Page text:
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CAR: Anomalies - CNS
Spina bifida

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Introduction Antenatal Postnatal West Midlands Data


Spina bifida is a failure in the closure of the vertebrae at the base of the neural tube resulting in the herniation or exposure of the spinal cord and/or meninges. The incidence of spina bifida is similar to that of anencephalus. As with other neural tube defects there are reported associations with maternal insulin dependent diabetes, hyperthermia, obesity at conception, autosomal trisomies, and low serum folate concentrations.

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In the West Midlands programmes for the prenatal diagnosis of neural tube defects are based on maternal serum AFP screening performed at 16 to 20 weeks gestation and ultrasound screening, which is widely performed at 16 to 22 weeks for this purpose. AFP serum screening is thought to be 80% sensitive for open spina bifida. Ultrasound is based on examination of the fetal head, particularly the shape of the skull and the appearance of the cerebellum. Spina bifida is most often diagnosed using the cranial signs of an abnormal shape of the fetal skull (lemon shape) and flattening and loss of the median sulcus in the cerebellum (banana shape). Hydrocephalus is often associated with spina bifida and the spine itself can be examined to demonstrate failure of closure of the vertebral arches, lack of skin cover and herniation.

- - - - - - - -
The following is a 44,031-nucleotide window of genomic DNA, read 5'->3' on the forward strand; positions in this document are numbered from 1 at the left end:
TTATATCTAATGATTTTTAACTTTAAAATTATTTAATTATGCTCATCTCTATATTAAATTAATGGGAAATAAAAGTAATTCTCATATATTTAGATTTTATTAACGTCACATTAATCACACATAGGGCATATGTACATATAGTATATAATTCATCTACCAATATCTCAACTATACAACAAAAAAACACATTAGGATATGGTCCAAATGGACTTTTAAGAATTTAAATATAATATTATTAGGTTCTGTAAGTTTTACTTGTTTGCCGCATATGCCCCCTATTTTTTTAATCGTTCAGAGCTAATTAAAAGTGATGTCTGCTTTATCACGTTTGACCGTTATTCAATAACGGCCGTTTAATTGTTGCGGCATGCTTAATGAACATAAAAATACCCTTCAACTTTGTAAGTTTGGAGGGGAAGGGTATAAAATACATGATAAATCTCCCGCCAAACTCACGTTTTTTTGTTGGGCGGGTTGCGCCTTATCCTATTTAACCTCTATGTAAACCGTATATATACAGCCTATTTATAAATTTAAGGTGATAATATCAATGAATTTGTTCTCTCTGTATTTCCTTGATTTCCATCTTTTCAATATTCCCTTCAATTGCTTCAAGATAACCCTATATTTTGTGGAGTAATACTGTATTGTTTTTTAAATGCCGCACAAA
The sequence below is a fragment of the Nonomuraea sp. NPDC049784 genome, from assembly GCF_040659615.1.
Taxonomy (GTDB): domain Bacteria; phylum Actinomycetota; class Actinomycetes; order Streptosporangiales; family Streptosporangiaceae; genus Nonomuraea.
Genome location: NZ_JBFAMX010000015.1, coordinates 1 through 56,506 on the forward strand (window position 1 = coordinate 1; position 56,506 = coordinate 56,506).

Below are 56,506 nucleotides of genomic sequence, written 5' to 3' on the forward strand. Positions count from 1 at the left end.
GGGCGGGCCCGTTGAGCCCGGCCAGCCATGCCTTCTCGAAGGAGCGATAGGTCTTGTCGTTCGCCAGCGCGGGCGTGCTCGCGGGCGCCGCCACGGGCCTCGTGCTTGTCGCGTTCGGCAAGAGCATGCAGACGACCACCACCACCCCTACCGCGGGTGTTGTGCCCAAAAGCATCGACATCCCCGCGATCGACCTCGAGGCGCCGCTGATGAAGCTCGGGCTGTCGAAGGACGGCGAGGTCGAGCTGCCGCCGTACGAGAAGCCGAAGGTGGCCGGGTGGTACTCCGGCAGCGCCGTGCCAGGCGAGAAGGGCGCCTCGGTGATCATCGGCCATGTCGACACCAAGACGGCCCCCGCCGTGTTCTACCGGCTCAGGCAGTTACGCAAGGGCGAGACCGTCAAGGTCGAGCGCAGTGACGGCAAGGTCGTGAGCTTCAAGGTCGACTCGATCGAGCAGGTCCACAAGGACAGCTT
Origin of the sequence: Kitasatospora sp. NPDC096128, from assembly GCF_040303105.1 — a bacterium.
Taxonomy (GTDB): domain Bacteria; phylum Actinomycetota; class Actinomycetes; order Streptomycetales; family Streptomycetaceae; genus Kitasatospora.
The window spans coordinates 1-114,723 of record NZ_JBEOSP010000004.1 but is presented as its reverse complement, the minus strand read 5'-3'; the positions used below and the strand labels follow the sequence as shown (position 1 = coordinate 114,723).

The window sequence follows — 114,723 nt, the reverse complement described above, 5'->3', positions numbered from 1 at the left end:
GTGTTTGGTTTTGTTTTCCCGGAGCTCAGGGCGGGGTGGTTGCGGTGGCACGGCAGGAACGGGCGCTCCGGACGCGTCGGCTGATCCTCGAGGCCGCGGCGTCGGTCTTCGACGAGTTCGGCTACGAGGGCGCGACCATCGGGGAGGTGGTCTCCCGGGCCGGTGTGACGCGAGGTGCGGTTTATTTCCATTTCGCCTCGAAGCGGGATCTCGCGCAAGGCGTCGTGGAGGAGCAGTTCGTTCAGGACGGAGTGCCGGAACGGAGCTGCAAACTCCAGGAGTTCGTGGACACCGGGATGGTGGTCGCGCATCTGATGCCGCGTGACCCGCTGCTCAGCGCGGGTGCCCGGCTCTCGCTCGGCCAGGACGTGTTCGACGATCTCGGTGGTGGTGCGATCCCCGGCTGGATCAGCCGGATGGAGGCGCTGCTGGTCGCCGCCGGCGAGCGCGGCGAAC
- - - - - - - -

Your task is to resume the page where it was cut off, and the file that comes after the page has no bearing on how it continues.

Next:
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The prognosis for cases of spina bifida is not necessarily fatal and depends on the location, size, and extent of the defect, and the presence of hydrocephalus. Cases with high extensive lesions with obvious hydrocephalus at birth and other congenital defects are universally poor. In surviving infants, spina bifida can result in severe disability affecting the sensory and motor function of the lower limbs, bowel, and bladder. Predicting the outcome of open spina bifida cases is problematic, with some cases having a good outcome, while others have severe disability. The options are either early surgical closure, with or without shunting of hydrocephalus or waiting for a time to allow the lesion to heal by granulation.

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To be added.

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© Perinatal Institute 2011